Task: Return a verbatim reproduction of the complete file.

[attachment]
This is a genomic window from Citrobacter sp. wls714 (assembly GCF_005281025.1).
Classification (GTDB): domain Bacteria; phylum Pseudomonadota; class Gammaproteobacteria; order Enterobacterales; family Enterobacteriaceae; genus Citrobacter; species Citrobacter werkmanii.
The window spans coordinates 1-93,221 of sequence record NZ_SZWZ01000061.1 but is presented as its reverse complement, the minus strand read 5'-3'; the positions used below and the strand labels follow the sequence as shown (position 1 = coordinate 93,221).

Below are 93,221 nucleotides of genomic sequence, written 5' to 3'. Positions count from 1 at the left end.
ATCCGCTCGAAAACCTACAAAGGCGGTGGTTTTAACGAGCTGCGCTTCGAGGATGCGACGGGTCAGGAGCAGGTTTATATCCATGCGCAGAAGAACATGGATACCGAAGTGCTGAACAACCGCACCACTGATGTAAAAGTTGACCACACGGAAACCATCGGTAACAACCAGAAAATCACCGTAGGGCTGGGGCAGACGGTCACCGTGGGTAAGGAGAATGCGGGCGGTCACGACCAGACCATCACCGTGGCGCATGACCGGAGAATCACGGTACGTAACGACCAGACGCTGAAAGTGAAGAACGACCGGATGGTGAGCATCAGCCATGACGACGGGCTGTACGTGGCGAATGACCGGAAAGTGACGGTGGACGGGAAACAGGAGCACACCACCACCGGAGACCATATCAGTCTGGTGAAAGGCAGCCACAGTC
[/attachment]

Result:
This is a genomic window from Citrobacter sp. wls714 (assembly GCF_005281025.1).
Classification (GTDB): domain Bacteria; phylum Pseudomonadota; class Gammaproteobacteria; order Enterobacterales; family Enterobacteriaceae; genus Citrobacter; species Citrobacter werkmanii.
The window spans coordinates 1-93,221 of sequence record NZ_SZWZ01000061.1 but is presented as its reverse complement, the minus strand read 5'-3'; the positions used below and the strand labels follow the sequence as shown (position 1 = coordinate 93,221).

Below are 93,221 nucleotides of genomic sequence, written 5' to 3'. Positions count from 1 at the left end.
ATCCGCTCGAAAACCTACAAAGGCGGTGGTTTTAACGAGCTGCGCTTCGAGGATGCGACGGGTCAGGAGCAGGTTTATATCCATGCGCAGAAGAACATGGATACCGAAGTGCTGAACAACCGCACCACTGATGTAAAAGTTGACCACACGGAAACCATCGGTAACAACCAGAAAATCACCGTAGGGCTGGGGCAGACGGTCACCGTGGGTAAGGAGAATGCGGGCGGTCACGACCAGACCATCACCGTGGCGCATGACCGGAGAATCACGGTACGTAACGACCAGACGCTGAAAGTGAAGAACGACCGGATGGTGAGCATCAGCCATGACGACGGGCTGTACGTGGCGAATGACCGGAAAGTGACGGTGGACGGGAAACAGGAGCACACCACCACCGGAGACCATATCAGTCTGGTGAAAGGCAGCCACAGTC